Commentary – Amendments to Canadian Patent Act – Bill C-34Craig Wilson
On December 16, 2014, Bill C-34 received Royal Assent. This bill includes amendments to the Canadian Patent Act. The purpose of many of the amendments to the Patent Act is to align Canadian patent law with the Patent Law Treaty (PLT) done at Geneva on June 1, 2000.
Currently, new Regulations are being drafted to support the amendments to the Patent Act. Once these Regulations are in place, the Act will come into force. One might expect to the see the new Patent Act in force in the fall of 2017, if not sooner.
The following commentary reflects the authors view and does not constitute legal advice.
Provisions are made for new rules or regulations relating to carrying into effect the PLT, representation of applicants by a patent agent or other person, the correction of request for priority, unity of invention, unacceptable reasons (guidelines) for reinstatement, and to permit the Commissioner to extend deadlines during or after the time period if the Commissioner considers the circumstances to be justified.
At filing, the filing fee no longer has to be paid to secure a filing date. A late fee is payable in addition to the filing fee at a date to be determined in the rules. Also the application may be filed in an language other than English or French to receive a filing date. The translation into English or French will be a completion requirement and your rights associated with publication may extend only from when the translation is filed if the translation is after the publication date. These provisions to not extend to PCT patent applications.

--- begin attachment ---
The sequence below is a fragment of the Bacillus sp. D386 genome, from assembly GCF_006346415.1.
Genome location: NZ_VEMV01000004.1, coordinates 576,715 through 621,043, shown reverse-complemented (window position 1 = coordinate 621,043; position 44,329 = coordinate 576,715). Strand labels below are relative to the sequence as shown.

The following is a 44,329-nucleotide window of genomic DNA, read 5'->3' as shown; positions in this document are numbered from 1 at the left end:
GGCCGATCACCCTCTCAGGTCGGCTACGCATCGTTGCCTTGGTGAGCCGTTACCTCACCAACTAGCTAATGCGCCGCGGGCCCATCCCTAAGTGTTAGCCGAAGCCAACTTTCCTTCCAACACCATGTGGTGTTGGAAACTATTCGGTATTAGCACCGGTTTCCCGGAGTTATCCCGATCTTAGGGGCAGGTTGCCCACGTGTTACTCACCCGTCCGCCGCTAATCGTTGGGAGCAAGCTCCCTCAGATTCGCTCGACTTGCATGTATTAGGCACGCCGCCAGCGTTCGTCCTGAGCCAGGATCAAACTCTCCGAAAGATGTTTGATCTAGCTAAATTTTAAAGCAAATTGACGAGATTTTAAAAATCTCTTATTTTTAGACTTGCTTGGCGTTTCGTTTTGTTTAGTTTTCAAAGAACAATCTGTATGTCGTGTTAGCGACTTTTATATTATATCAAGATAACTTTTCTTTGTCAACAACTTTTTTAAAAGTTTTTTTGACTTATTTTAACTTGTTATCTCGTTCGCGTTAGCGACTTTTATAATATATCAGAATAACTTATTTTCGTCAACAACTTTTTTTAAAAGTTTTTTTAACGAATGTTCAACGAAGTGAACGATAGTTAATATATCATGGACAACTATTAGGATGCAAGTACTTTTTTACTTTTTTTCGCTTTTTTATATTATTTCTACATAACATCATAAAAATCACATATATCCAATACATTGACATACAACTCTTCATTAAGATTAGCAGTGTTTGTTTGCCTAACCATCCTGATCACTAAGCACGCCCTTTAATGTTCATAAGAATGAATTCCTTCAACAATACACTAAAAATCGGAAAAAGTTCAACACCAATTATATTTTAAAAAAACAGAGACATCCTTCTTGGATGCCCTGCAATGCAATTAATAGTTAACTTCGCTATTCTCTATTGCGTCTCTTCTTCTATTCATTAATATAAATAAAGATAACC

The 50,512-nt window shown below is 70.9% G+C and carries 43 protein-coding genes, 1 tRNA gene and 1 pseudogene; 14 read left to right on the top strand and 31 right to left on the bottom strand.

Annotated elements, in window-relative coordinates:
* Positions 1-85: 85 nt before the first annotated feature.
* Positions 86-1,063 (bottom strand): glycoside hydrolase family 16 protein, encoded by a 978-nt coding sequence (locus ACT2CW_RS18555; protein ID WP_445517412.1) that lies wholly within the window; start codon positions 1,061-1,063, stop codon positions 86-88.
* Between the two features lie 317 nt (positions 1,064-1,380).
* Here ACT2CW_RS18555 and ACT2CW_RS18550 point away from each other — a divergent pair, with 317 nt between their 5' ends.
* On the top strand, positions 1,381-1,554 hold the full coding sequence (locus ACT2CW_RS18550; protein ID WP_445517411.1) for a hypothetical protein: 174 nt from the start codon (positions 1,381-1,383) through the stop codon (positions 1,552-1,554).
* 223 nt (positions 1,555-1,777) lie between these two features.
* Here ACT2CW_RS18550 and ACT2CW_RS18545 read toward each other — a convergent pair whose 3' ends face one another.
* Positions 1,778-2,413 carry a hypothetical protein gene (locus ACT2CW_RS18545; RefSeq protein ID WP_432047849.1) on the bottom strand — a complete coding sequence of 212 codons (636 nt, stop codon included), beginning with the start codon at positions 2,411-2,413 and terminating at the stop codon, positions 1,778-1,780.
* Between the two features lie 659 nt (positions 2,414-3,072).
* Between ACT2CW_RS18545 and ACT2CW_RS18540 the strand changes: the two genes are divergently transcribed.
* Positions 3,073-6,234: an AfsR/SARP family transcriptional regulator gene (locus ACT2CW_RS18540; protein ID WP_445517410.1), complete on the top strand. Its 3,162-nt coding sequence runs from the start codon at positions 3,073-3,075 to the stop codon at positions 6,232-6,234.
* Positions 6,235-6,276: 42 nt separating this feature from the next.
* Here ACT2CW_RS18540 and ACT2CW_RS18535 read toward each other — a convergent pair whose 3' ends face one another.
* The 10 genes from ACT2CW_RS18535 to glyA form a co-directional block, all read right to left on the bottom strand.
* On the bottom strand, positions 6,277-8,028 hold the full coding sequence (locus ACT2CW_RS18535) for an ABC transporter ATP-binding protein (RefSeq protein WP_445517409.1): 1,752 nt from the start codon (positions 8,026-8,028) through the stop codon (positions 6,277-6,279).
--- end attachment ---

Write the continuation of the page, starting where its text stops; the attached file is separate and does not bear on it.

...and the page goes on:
INCORPORATION BY REFERENCE STATEMENT
The Act contains a new provision for a patent application to contain a statement of incorporation by reference of the priority document. The Office may require that the applicant file the priority documents and prior to publication, the applicant may have to remove the incorporation by reference statement and add any subject matter from the priority application into the Canadian patent application.
MAINTENANCE FEES OF PENDING PATENT APPLICATIONS
Maintenance fees on pending applications are due as there were in the past (annually). The real change comes in Section 27.1 from procedures that come into effect if the maintenance fee is not paid by the due date.
Currently if a maintenance fee is not paid by the due date the application goes abandoned. Abandoned applications can be reinstated no later than one year from the date of abandonment by simply requesting to reinstatement, paying the maintenance fee and paying a reinstatement fee. If the one year period expires and the application is not reinstated, the application becomes irrevocably abandoned.
The amendments introduce potential grace periods that if met, prevent the application from going abandoned. The amendments set out that if the maintenance fee is not paid on time, then an additional late fee becomes due. If the maintenance fee is not paid, the Commissioner shall send a notice that the application will be deemed to be abandoned if the maintenance fee and late fee are not paid within 6 months of the original maintenance fee due date or 2 months after the date of the notice (presumably the later of these two dates). If the maintenance fee and late fee are paid before the notice is sent or after the notice is sent and before later due dates noted previously, the maintenance fee shall be deemed to have been paid on the first due date. Therefore, the application is not deemed to be abandoned. If the application goes abandoned, then the new reinstatement procedures come into play (discussed below ) as well as potential intervening rights (a new provision).